Early Intervention Strategies Your Child

Early intervention is critical when there is a speech/language delay concern. Your child’s developmental concerns can best be addressed if identified early. Here are some early intervention strategies for you to use with your child. If you are concerned that your child may present with a speech and/or language delay, please Contact us at naomi@achievespeech.com to schedule an evaluation.

Strategies to help improve your child’s language

1) Follow your child’s lead

  • I often encourage parents to name, play and continuously talk about the items your child is interested in and/or playing with. Your child will learn best when you support their interest. If your child is interested in first trucks, you can model your child’s actions by pushing the fire truck modeling “push”, modeling an engine siren “we-o, we-o, we-o”, producing simple words such as “truck, go, red, fast” and matching sounds your child may say. If you’re child is interested in a toy bus, sing “The Wheels on The Bus” song while joining in on the play with your child.

 

 

2) Using signs or gestures, combined with verbal models

  • Children often imitate what we do before they imitate what we say. Giving your child access to basic signs and gestures to have needs and wants met will help your child communicate. I always introduce basic signs such as “me, more, all-done, eat, drink, up, car, ball, bubbles” with verbal models.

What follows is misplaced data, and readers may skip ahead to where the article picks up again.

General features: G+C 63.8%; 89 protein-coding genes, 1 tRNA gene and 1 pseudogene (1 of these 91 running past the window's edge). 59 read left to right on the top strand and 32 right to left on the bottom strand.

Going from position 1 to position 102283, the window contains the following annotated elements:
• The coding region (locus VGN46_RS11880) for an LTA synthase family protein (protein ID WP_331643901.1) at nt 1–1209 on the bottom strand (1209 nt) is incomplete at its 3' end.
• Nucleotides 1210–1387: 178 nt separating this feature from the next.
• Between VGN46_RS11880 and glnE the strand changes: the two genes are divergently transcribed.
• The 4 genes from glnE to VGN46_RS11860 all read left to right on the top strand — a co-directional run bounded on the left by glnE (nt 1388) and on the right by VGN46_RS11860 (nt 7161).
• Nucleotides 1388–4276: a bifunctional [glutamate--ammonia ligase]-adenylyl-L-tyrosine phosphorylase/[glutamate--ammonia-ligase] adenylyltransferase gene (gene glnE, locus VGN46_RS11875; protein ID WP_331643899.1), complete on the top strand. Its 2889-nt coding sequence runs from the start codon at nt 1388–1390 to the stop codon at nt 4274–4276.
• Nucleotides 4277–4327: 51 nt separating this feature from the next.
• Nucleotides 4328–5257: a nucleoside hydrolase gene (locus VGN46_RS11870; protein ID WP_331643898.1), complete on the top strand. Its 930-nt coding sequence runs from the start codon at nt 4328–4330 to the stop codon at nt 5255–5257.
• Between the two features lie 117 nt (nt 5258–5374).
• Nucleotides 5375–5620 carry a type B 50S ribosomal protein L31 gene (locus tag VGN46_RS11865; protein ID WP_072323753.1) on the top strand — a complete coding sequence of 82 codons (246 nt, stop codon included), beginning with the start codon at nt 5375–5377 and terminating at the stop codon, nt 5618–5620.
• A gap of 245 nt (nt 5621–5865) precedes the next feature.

3) Match and Expand

  • When your child produces an utterance, match what he/she produced and add one word. If your child says “ball” match his/her utterance and add an adjective/preposition/verb to his word. “Red ball. Big ball. Ball up. or Ball go.”

 

 

4) Naming/Commenting

  • Through play, frequently name and comment on objects and actions that you are interacting with to help your child associate a given word with an object/action.
  • When your child gives you an object or is looking at an object, name it, point to it and connect that object with the word that represents it.
  • Ex: If your child is playing with a toy barn with animals, name each animal as the child picks them up.

 

5) Pause

  • Pausing is vital in speech-language acquisition. We often bombard our children with too much verbal stimuli without giving them time to listen and respond. When you name an object for your child, PAUSE. Wait in anticipation for your child to understand what you have told them, to process and have time to respond. Once you have paused, if your child does not respond, it is fine to label the word again.

 

6) Replace questions with comments

  • When kids present with a speech-language delay, they often have a limited vocabulary and verbal repertoire. Asking frequent questions does not allow your child to acquire more language. I have seen many children whose parents often quiz them with questions, who have resorted to simple answers such as “yes/no” only. Instead of questions, comment. Replace “Is that a red truck?” with “That’s a red truck!!!” Instead of “Is that doll pretty? Is her dress pink?” say “That doll is pretty. Her dress is pink.”

 

To learn more, contact our office at (310) 402-3775 or naomi@achievespeech.com

Achieve Speech Associates, Inc. is a proud vendor for North Los Angeles Country Regional Center.

We now offer Speech Therapy and Occupational Therapy services in-home and at our Encino clinic.

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